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Article Abstract – Yeaton et al. (1983)


Microhabitat differences between Opuntia parryiand O. littoralis (Cactaceae) in the mixed chaparral-inland coastal sage association

Authors and affiliations:

Richard I. Yeaton, Ellen Layendecker, Kevin S. Sly, and Robert Eckert

Department of Biology, Pomona College


The Southwestern Naturalist 28: 215-220 (1983)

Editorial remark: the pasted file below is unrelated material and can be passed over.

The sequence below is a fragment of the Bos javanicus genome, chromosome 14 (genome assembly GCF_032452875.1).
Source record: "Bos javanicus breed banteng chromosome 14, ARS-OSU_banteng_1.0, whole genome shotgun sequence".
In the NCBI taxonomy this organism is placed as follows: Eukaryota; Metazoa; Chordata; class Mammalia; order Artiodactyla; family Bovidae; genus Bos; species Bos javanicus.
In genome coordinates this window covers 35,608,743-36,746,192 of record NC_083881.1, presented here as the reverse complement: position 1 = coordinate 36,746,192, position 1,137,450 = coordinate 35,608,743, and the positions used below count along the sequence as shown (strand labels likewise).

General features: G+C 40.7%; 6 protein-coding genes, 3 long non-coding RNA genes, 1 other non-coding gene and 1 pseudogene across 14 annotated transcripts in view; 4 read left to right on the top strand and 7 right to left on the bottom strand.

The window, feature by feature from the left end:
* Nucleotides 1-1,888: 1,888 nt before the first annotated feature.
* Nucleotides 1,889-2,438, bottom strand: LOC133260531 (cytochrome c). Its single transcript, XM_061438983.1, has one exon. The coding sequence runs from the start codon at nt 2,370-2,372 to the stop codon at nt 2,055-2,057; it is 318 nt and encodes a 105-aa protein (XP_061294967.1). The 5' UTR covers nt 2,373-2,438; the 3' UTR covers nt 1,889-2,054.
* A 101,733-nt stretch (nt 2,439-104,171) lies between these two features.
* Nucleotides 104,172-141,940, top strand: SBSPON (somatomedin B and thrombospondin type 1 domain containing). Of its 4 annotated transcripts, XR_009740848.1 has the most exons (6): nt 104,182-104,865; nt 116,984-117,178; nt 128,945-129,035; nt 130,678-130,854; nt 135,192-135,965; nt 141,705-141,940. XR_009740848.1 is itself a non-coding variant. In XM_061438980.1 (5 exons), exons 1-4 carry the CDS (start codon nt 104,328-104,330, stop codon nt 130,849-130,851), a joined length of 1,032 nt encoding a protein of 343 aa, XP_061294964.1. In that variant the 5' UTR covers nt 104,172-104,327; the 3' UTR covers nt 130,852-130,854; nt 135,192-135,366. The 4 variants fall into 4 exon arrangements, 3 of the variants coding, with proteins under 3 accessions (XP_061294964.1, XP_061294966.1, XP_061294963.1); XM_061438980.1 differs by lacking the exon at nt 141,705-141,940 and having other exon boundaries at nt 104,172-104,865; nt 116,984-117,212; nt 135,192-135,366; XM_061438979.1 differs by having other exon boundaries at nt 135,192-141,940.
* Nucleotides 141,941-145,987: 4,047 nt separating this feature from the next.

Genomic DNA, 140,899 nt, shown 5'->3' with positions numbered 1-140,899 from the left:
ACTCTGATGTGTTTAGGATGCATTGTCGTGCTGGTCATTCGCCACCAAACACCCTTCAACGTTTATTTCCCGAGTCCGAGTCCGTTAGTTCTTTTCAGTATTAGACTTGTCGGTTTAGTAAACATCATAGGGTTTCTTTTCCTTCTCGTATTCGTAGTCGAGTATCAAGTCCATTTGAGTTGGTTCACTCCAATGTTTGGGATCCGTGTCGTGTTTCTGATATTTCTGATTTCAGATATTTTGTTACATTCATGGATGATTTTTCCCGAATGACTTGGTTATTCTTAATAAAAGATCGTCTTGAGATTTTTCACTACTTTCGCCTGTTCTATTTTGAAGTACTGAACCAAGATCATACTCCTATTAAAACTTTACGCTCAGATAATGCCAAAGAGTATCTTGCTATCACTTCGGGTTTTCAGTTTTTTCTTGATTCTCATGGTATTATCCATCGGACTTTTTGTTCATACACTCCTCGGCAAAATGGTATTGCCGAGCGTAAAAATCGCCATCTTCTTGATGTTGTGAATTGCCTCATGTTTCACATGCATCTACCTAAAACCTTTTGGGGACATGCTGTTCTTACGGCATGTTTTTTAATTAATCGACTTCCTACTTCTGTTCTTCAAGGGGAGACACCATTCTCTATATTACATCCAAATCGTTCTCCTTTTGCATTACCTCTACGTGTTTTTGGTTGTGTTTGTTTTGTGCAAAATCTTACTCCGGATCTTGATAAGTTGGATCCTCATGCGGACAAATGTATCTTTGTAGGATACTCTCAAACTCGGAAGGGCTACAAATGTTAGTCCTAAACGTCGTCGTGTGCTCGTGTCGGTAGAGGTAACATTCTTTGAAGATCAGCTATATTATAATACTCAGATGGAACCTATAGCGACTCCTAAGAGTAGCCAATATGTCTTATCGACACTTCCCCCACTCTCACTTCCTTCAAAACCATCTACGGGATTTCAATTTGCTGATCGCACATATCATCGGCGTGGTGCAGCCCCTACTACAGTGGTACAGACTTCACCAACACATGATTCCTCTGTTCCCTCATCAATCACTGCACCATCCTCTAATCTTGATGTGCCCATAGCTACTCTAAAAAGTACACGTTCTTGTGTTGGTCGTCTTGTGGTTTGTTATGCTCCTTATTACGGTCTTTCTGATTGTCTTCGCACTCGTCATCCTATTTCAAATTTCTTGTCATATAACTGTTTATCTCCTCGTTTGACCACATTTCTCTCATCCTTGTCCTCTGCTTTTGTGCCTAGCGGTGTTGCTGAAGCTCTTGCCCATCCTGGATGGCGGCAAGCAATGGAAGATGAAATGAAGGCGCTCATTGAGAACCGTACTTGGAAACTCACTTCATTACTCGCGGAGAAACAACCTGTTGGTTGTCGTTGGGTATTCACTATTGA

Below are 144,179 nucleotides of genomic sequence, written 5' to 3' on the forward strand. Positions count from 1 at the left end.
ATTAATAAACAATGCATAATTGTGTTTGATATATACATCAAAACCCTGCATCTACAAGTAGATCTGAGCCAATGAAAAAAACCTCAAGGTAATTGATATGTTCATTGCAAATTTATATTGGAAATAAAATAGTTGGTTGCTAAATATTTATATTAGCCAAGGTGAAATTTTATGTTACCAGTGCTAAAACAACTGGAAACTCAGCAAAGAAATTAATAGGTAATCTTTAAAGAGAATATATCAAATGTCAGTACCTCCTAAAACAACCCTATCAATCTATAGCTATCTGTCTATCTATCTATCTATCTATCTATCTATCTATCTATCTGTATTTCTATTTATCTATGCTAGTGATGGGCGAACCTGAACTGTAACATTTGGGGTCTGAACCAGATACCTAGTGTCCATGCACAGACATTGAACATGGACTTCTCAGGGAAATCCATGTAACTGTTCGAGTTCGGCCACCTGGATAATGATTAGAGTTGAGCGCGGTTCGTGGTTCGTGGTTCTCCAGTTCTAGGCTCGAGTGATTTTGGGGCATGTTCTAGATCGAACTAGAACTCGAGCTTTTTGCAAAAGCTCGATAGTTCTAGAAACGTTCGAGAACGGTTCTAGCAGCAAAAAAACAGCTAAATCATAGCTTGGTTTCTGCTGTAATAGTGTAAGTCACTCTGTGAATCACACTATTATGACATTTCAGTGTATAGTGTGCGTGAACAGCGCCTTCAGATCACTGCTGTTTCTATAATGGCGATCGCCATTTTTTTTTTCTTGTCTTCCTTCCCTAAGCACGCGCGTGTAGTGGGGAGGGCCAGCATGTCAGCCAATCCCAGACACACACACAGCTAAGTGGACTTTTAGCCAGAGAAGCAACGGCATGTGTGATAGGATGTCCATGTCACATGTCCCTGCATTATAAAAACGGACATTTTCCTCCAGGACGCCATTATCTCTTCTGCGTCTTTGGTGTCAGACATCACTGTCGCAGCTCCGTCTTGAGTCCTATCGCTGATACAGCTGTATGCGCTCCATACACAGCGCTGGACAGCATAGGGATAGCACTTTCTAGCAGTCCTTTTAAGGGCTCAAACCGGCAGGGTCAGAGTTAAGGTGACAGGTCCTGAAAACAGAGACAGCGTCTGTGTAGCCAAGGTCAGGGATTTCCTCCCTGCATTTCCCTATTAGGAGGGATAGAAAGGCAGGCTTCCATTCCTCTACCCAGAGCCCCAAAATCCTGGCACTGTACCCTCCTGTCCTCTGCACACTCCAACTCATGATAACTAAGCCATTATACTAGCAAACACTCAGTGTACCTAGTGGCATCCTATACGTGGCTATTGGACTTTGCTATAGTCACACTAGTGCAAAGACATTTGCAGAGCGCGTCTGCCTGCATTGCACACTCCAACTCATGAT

Opunptia parryi,which has cylindroidal stems, and O. littoralis, which has flattened stems, are commonly found in the mixed chaparral-inland coastal sage association of Southern California. Both species occur with a similar set of shade-providing shrubs in this association but their position relative to these shrubs differs: O. parryi is found in open sites away from the canopy of the shrubs while O. littoralis occurs both in open sites and under the canopy of the shrubs. Internal stem temperatures for unshaded sites suggest that the platyopuntia, O. littoralis, may be exposed to excessive heat loads. However, the cylindropuntia, O. parryi, remains well below ambient temperatures in unshaded sites. In contrast both species follow ambient temperatures closely when they are found within the canopy of an associated shrub. The flattened stems of O. littoralis may, however, provide greater access to photosynthetically active radiation than the cylindroidal stems of O. parryi. The terminal cladodes of O. littoralis in the open grow so that they face east-west and minimize the heat load buildup that would be experienced by north-south facing cladodes.

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